Caution on Corona

Elijah Nichols, Reporter

The  China coronavirus outbreak that started to spread across the oceans is now becoming a global emergency that can not be ignored.

The death toll has risen to 170 in China, with more than 7,700 confirmed cases of infection as of January 30. An almost overnight increase of more than 1,500. Other countries in the region are also reporting more people infected — nearly all of them tourists from China. 

At least 71 cases have been recorded outside of China and the self-ruling island of Taiwan. Person-to-person transmission of the virus has been reported in China, Taiwan, Japan, Vietnam, and Germany. More than 200 Americans evacuated from Wuhan and landed in California on January 29. After evacuating 206 people from the virus epicenter morning of January 29, Japan is readying a second charter flight to bring more of its citizens. Twelve Japanese evacuees were showing symptoms of illness and have been hospitalized. The United Arab Emirates has reported four cases — the first in the Middle East — from one family traveling from Wuhan. Hong Kong and Australia’s governmental health services both said they had two new cases on January 29. 

Infections have also been confirmed in France, South Korea, Japan, Nepal, Cambodia, Singapore, Vietnam, Taiwan, Canada, and Sri Lanka, and the health committees of many countries are concerned with the rapid spreading and easiness of contamination.

The Chinese National Health Commission also closed the borders to Wuhan, China, due to how fast corona is spreading. The outbreak was assumed to be in the market place and, like the swine flu, is likely linked to animal-human interactions. The market place is located close to the train station, which is a crucial aspect of why there is a rapid spreading of the virus.

According to the Center for Disease and Prevention, the common human coronaviruses “usually cause mild to moderate upper-respiratory tract illnesses, like the common cold. Most people get infected with these viruses at some point in their lives. These illnesses usually only last for a short amount of time.”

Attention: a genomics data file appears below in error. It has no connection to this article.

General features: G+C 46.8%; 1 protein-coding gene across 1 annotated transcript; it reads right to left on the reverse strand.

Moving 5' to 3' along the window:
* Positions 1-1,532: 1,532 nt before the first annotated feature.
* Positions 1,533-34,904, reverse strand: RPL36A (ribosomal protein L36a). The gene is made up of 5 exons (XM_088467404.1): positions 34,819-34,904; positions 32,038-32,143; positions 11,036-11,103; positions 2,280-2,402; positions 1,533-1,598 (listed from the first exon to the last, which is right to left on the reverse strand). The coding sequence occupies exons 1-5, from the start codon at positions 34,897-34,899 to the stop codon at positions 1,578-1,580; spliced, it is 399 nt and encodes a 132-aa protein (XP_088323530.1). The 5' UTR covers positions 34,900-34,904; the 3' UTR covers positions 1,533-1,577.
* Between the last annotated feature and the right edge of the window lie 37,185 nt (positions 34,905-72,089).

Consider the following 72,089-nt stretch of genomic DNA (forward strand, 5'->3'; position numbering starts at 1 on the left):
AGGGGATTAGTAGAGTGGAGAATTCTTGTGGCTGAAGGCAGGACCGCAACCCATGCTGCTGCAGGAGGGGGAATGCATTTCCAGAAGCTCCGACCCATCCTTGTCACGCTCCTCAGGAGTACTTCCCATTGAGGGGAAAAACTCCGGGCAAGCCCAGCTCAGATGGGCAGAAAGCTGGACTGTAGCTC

The coronavirus is an enveloped, positive-sense, single-stranded R.N.A. virus of zoonotic origin that also have peplomer spikes that attach and transfer the virus. 

 In everyday terminology, this means that the virus can replicate in many ways, which then can form into four main strains, each with a different treatment style. The spikes in the R.N.A. single-stranded virus means it is a fast-spreading long term symptomatic illness. The two main reasons why people should take care of who they interact with and where they go — people who notice any symptoms and report them as soon as possible to a physician to optimal care. 

Treatment options are available due to positive-sense. There is a higher chance of helping fight corona by using antibiotics. The only problem is that too often people abuse antibiotics and creates antibiotic resistance. 

The World Health Organization decided to declare a global health emergency, a committee that made that determination came on January 31. However, the decision ultimately fell to the W.H.O.’s director-general, Dr. Tedros Adhanom Ghebreyesus. 

Such a declaration of global health emergency gave the W.H.O. a broader authority to shape different countries’ responses to the coronaviruses, but it is scarce for the W.H.O. to do as they have only declared the emergency five times before this case.